I should probably add the caveat that if you really detest blue cheese, these probably aren’t the muffins for you, but if you’re a bit on the fence about blue cheese, maybe give them a try – the Stilton really doesn’t come through as much as you might expect so it really doesn’t over-power the muffin, and the sweetness of the dates combined with the subtle pear flavour counter-balance it really well.  Even though they’ve got both sweet and savoury elements, I’ve categorised these muffins as savoury because they work really well as a light lunch or snack.  They could possibly even work as an informal alternative to a cheese board.  However you decide to eat them, they’re definitely deliciously seasonal!  Here’s to getting into the festive spirit!

Pear, date, walnut & Stilton muffins

Makes 13 muffins
Adapted from Mad About Muffins

The pear is quite a subtle flavour, so I made sure not to mash it up completely so that there were still a few chunks to give little explosions of flavour.  I used Stilton, but I’m sure that most blue cheeses would work.  The Stilton doesn’t come through as much as you might expect it to, so don’t worry if you’re not too keen on blue cheese.  As with most muffins, these won’t keep all that long, but they will store well in an air-tight container for a couple of days.  These are delicious both warm out of the oven or fully cooled.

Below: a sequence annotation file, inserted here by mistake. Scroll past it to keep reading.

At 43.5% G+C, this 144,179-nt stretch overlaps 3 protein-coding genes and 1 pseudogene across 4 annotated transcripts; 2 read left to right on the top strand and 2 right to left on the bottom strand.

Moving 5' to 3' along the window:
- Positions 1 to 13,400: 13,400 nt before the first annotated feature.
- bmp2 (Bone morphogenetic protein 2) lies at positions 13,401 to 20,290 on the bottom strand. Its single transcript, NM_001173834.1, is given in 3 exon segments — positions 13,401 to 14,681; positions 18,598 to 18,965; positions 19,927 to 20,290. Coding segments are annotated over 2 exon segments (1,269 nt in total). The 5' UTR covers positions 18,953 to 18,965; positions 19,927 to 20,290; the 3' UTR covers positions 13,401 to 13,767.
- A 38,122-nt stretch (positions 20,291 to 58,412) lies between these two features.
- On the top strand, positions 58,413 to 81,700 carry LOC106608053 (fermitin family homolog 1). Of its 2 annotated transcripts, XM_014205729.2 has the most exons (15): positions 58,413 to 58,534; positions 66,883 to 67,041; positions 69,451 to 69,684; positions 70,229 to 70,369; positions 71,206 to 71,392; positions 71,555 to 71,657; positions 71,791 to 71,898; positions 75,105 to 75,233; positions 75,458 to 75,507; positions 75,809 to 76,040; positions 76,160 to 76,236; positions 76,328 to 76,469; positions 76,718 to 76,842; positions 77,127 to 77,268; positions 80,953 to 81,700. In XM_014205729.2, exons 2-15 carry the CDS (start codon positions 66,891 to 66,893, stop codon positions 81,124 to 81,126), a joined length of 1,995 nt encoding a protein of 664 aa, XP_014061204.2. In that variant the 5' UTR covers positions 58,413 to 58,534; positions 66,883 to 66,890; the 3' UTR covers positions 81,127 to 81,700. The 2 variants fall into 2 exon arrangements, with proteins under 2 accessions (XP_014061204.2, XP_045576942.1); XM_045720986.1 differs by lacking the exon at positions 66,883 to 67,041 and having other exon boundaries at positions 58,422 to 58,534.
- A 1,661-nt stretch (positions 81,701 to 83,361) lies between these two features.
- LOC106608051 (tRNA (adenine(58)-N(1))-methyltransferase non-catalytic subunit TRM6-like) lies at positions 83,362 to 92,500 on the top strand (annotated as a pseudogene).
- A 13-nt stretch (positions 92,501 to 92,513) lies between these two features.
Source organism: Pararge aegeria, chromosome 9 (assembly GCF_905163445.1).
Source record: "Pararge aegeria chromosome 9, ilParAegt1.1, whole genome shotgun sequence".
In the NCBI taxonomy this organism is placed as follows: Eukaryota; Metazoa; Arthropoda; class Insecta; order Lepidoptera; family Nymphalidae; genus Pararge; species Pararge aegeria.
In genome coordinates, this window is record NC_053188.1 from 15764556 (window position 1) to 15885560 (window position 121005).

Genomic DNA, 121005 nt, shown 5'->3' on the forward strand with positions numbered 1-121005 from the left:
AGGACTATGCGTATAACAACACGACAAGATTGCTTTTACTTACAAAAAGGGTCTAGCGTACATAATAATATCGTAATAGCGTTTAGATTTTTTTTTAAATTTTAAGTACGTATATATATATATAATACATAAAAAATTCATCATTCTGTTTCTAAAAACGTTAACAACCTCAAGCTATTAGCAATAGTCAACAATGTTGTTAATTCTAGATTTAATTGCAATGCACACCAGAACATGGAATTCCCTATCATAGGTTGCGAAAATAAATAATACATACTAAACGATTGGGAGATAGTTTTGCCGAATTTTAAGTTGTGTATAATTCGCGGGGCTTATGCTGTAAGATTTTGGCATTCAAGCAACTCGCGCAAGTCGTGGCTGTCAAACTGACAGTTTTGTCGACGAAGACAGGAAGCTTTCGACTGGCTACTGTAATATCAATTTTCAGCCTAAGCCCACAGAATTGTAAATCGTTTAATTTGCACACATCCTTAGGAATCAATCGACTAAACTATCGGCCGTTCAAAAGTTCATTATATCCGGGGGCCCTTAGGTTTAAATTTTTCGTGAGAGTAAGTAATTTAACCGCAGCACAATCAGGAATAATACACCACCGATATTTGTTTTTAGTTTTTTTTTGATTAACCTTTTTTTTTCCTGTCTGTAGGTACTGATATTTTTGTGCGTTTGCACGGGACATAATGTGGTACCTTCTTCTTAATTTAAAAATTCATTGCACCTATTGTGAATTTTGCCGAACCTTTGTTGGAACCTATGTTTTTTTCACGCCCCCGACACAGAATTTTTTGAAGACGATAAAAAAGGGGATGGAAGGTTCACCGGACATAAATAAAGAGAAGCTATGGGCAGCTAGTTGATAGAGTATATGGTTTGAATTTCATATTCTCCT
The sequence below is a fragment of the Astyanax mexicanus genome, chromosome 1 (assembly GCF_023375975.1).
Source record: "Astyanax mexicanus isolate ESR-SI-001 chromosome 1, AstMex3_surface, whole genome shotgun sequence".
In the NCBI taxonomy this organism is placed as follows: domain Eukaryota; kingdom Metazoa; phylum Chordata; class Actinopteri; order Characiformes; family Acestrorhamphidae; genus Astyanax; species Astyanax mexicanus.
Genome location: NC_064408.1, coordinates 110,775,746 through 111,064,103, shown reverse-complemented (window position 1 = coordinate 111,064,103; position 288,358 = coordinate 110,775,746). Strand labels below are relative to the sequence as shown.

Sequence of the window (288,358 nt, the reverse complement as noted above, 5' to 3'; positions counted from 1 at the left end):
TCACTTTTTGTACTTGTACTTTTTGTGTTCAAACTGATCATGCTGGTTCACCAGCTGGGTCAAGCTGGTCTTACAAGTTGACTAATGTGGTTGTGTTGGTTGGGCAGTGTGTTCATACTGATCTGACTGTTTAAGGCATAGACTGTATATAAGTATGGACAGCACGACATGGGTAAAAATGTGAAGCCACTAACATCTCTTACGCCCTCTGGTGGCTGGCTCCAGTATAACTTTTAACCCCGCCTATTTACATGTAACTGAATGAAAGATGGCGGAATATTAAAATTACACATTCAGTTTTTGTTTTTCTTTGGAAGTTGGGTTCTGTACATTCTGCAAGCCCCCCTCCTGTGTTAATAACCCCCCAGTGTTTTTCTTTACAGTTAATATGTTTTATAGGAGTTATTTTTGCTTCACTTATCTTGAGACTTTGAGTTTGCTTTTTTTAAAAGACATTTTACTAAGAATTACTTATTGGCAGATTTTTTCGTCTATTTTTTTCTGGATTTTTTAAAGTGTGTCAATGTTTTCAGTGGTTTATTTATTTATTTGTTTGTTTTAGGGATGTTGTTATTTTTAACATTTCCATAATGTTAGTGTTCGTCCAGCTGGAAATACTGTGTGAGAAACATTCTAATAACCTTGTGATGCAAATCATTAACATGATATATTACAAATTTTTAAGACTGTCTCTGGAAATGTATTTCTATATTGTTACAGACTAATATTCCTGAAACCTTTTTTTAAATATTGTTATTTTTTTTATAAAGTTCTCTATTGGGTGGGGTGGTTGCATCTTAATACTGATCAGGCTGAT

Ingredients

355g all-pupose flour
160g caster sugar
1 tbsp baking powder
Pinch of salt
250g pears (just use the weight as a rough guideline)
100g organic rapeseed oil
2 eggs
60g pitted ready-to-eat dates
100g Stilton
100g walnut halves

Directions

1.  Pre-heat the oven to 200°C/fan oven 180°C.  Butter or line 13 muffins pan sections or set out 13 silicon muffin moulds on a baking sheet.

2.  Roughly chop the walnut halves.  Chop the dates and crumble the Stilton (don’t crumble it too finely – little chunks are good).  Set aside.

3.  Sift the flour, sugar, baking powder and salt into a large mixing bowl and mix together.

4.  Peel and core the pear and add to a clean bowl.  Mash roughly with a potato masher (make sure there are still some little rough chunks left).  Add the oil and eggs and gently beat together with a fork.

5.  Fold the pear mixture into the dry ingredients with a large metal spoon, until just combined (it’s fine if there’s still a little bit of flour visible).  Carefully fold the dates, Stilton and half of the walnuts into the mixture before spooning into the prepared muffin pans or moulds.  Sprinkle the remaining walnuts evenly over the tops of the muffins.

6.  Bake for 22-25 mins, until the muffins are golden and well risen.  The tops should spring back when lightly prodded.  Transfer to a wire rack to cool a little before eating.

Enjoy!